Reporters milling around outside the doors at Winter Park were told that a rare Monday practice would end at 11:15 a.m. And yet here it was more than an hour later and nary a Viking had emerged.
It had been four days since the Vikings lost 36-17 to Tampa Bay as an entire nation raised its collective eyebrow, scoffed and went back to ignoring Minnesota. It also had been three days since coach Leslie Frazier and his staff assessed the damage and decided that a typical Monday walkthrough wouldn't suffice.
Not on this particular week. Not with Sunday's game at Seattle kicking off a rugged eight-game stretch that has the Vikings traveling five times and playing five games against teams currently with a winning record. And not when every finger on Zygi Wilf's payroll will be needed to plug all the leaks that sprang during the course of a nationally televised prime-time meltdown.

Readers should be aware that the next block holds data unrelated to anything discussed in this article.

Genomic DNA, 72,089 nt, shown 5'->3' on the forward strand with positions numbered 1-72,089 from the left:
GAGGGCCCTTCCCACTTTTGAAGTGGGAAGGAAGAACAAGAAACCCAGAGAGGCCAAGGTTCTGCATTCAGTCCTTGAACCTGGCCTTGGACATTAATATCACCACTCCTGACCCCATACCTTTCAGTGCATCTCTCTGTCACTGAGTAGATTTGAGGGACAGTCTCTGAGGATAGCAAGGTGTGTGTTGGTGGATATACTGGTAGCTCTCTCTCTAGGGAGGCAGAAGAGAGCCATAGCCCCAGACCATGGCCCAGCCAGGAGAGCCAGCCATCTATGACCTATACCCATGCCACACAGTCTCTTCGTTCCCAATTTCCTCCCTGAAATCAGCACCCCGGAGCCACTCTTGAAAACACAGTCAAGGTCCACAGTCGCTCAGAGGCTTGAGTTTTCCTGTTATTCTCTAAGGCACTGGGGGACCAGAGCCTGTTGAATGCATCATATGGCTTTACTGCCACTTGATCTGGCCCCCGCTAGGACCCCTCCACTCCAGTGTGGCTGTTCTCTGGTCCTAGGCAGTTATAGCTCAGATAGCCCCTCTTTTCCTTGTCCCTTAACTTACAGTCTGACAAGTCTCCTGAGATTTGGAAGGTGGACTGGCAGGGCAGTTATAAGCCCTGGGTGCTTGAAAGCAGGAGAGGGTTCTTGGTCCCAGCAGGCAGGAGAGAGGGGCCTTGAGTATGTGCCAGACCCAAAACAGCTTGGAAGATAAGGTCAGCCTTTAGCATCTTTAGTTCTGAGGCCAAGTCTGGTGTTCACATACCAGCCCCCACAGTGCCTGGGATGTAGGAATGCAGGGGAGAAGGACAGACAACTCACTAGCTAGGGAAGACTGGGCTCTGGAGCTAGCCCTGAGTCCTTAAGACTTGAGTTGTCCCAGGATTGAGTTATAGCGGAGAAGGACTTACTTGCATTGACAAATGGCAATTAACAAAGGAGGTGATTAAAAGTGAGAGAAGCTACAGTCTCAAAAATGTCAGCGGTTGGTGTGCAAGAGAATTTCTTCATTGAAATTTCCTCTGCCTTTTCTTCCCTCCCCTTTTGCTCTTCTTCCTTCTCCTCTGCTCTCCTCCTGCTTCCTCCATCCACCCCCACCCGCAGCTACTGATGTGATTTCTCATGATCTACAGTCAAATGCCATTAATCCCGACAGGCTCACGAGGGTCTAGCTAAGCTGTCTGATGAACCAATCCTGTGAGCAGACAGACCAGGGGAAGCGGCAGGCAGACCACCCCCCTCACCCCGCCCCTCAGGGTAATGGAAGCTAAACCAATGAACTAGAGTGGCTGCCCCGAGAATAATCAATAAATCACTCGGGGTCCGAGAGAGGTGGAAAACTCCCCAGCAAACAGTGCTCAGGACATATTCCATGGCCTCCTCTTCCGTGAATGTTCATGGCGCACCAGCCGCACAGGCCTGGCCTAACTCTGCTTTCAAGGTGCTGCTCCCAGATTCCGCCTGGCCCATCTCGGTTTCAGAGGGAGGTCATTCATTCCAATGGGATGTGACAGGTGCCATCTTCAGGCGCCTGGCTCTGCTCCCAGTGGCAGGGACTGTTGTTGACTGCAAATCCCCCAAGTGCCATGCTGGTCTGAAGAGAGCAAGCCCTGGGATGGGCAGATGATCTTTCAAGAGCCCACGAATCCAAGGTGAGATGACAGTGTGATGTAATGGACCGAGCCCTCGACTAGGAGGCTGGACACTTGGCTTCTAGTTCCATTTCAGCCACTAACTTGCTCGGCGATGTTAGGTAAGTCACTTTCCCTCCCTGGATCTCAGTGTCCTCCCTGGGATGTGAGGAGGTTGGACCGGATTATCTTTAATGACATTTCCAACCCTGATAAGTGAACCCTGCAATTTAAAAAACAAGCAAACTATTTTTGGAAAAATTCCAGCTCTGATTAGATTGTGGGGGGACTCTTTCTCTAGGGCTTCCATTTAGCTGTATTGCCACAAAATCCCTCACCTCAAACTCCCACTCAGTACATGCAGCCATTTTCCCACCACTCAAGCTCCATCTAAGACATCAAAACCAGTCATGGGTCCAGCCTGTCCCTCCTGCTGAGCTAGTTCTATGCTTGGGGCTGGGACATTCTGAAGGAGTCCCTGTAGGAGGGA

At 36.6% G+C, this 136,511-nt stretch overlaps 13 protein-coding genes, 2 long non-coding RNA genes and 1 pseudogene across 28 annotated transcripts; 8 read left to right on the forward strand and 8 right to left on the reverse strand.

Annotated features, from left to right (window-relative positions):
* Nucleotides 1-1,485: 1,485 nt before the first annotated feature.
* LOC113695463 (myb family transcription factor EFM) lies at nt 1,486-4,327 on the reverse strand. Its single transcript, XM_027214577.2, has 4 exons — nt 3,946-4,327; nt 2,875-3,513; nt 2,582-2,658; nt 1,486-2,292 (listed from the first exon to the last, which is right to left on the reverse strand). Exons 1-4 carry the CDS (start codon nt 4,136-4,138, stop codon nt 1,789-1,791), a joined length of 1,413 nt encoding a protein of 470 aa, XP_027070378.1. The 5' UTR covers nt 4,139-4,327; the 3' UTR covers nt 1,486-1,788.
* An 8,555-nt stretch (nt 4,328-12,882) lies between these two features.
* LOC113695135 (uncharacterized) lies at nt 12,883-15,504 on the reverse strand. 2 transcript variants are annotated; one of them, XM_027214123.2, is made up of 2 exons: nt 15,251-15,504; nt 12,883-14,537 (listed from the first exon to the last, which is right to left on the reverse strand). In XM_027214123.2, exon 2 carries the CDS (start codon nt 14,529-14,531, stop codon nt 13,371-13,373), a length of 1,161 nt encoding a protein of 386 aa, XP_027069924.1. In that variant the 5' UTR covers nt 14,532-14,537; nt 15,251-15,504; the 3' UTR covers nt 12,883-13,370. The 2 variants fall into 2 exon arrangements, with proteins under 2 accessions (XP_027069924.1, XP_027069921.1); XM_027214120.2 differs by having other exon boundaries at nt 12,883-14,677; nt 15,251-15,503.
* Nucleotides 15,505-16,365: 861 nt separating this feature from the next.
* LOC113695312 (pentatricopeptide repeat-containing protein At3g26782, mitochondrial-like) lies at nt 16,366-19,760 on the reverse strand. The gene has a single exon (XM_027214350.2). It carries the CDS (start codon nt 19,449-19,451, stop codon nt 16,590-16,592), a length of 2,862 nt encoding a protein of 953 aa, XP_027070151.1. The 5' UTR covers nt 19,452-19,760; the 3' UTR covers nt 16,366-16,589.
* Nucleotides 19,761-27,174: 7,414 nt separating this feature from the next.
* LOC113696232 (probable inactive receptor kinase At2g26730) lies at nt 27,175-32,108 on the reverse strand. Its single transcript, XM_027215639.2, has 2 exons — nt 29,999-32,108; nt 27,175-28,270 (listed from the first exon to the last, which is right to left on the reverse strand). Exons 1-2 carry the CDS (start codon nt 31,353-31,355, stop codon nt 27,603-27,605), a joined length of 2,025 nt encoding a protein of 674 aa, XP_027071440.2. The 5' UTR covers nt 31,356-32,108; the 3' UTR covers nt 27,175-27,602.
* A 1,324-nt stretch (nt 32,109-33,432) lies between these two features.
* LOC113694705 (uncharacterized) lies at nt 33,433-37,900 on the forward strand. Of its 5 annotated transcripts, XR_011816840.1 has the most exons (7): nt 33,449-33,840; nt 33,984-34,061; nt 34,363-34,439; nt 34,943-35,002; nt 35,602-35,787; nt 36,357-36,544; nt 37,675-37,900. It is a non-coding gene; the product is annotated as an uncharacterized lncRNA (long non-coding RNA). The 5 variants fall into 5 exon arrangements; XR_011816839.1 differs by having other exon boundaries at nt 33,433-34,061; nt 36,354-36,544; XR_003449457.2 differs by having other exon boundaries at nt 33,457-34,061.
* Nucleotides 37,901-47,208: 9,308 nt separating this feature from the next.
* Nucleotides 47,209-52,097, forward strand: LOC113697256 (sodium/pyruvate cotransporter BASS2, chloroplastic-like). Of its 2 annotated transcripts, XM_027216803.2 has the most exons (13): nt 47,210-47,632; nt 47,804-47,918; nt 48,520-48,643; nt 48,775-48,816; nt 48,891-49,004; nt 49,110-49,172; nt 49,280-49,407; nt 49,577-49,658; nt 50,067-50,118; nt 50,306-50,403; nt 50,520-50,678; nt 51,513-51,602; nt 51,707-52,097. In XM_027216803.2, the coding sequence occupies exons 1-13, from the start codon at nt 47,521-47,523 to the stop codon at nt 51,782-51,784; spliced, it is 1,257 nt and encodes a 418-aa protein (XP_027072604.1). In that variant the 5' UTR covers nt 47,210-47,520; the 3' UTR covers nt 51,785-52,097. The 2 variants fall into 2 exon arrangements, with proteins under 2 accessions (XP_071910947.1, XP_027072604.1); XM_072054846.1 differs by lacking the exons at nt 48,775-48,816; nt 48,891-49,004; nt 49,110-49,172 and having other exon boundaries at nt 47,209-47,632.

"It wasn't pretty," wide receiver Michael Jenkins said. "But we're 5-3. It's going to change. It's definitely going to change."
With one eye on Sunday's game, let's turn the other back 10 days to look at the film and examine the most prominent of many issues facing the Vikings this week:
The Vikings' inability to neutralize extra pass rushers, throw the ball efficiently under duress and provide open passing targets has been a problem for three consecutive games and will be tested at CenturyLink Field, where Seattle is 3-0 and has enjoyed a league-high 113 false-start penalties by opponents since 2005.
"I'm sure other teams will see what's happened and say, 'You know what, that's probably the blueprint,'" Frazier said.
He's probably right.
A closer look at five plays against the Buccaneers makes it easier to believe Frazier when he says the problem isn't isolated on Christian Ponder or any other one individual: